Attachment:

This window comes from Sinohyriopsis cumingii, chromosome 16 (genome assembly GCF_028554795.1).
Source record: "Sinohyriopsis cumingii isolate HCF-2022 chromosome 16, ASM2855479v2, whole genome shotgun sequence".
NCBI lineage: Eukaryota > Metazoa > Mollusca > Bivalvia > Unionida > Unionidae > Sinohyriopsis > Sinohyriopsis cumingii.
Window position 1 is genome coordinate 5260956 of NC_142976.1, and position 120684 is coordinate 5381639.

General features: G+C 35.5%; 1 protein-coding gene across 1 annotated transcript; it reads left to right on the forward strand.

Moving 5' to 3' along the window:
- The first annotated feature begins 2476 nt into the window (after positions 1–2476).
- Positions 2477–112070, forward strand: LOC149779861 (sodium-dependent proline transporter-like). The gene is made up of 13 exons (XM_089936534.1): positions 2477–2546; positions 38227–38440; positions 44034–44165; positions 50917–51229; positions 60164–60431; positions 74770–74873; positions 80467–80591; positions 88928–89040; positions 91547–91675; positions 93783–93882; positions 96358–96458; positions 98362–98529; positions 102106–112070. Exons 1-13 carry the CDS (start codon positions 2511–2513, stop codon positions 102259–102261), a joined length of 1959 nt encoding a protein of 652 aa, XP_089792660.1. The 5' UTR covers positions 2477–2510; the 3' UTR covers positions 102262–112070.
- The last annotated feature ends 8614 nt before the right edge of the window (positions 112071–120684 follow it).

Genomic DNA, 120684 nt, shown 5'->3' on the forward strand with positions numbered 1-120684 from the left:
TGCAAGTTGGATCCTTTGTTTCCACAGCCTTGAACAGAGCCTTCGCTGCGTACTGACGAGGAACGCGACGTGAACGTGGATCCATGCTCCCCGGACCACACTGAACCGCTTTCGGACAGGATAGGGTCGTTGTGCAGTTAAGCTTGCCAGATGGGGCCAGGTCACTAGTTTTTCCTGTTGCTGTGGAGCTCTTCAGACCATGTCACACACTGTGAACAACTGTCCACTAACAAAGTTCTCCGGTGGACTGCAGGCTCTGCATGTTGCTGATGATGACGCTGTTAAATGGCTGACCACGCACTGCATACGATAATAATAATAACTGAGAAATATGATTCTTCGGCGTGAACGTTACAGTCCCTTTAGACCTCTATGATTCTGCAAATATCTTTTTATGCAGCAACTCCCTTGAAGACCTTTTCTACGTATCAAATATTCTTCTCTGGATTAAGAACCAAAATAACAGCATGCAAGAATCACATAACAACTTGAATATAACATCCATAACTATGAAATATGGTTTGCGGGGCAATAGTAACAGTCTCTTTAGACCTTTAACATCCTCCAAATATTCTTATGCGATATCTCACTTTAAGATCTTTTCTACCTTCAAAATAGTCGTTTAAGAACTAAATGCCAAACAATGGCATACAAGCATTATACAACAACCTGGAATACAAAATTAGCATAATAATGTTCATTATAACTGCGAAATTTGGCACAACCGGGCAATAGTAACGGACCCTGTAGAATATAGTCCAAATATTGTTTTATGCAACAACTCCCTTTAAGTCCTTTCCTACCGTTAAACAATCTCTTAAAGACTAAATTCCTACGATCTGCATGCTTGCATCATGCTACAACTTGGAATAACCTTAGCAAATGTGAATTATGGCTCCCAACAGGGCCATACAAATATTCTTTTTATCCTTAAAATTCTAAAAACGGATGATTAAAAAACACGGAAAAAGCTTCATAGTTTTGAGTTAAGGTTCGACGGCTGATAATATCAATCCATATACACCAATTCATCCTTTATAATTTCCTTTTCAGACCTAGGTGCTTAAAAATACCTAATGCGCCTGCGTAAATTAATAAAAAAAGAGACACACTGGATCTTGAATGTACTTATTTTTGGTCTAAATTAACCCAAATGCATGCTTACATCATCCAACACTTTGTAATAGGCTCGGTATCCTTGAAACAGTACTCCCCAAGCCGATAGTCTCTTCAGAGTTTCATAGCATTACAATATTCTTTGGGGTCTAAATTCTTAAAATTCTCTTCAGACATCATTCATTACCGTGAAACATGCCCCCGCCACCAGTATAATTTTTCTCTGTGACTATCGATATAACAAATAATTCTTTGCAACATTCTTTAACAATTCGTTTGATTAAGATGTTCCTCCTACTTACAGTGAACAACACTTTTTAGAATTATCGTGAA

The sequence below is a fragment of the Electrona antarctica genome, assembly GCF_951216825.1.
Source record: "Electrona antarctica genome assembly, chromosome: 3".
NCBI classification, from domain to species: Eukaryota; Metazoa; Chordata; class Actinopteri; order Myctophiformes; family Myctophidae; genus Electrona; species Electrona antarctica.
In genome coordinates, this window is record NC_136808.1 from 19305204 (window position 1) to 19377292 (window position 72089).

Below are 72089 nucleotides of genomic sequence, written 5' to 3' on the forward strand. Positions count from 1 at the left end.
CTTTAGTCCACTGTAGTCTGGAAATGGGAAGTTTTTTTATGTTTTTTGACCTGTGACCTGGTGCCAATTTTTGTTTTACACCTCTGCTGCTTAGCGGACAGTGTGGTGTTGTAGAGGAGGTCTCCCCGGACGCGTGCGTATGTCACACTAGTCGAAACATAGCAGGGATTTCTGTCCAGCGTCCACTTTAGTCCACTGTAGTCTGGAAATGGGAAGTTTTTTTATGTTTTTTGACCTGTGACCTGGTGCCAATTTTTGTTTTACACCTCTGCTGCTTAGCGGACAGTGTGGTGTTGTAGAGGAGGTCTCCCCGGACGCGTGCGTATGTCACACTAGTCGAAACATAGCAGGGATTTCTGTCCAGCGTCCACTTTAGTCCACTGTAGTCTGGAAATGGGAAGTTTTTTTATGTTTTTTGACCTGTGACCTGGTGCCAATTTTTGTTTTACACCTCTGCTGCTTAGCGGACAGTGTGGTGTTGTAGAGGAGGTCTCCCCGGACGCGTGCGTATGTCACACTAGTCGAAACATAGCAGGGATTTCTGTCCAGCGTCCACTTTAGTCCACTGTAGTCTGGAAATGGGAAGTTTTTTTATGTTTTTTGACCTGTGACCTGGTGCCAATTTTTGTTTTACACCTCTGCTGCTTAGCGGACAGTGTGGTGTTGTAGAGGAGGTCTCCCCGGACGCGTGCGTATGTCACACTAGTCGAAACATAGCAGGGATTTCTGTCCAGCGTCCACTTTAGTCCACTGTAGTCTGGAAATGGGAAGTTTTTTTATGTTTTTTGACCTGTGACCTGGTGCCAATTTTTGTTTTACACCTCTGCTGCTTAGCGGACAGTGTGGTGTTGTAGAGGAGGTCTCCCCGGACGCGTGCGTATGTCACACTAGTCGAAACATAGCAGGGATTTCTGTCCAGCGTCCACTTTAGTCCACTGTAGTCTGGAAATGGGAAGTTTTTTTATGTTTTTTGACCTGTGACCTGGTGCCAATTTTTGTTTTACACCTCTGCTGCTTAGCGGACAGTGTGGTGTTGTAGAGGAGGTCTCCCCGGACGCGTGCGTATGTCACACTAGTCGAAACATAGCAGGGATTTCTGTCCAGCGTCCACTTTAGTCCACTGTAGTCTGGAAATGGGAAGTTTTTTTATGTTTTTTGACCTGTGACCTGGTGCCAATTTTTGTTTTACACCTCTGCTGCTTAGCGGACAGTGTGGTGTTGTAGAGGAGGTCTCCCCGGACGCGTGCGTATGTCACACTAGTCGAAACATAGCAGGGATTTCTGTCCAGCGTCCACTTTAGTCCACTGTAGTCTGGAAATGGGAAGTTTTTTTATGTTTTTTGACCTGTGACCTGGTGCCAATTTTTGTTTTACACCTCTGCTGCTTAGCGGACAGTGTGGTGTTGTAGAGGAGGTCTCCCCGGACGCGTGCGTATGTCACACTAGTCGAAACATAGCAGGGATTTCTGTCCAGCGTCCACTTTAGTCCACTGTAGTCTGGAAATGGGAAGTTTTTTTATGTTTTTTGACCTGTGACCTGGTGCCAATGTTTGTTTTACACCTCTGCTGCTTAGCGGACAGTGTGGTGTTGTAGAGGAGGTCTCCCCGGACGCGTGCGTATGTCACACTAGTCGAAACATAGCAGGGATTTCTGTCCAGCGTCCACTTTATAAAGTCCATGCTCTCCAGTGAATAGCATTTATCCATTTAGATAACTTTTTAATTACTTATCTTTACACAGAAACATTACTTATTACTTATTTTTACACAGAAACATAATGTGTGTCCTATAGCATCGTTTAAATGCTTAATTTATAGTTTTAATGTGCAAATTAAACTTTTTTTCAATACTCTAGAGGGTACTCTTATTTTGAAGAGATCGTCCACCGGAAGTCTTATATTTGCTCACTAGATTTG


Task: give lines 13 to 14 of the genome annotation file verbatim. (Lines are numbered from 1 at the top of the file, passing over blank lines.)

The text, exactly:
Source record: "Electrona antarctica genome assembly, chromosome: 3".
NCBI classification, from domain to species: Eukaryota; Metazoa; Chordata; class Actinopteri; order Myctophiformes; family Myctophidae; genus Electrona; species Electrona antarctica.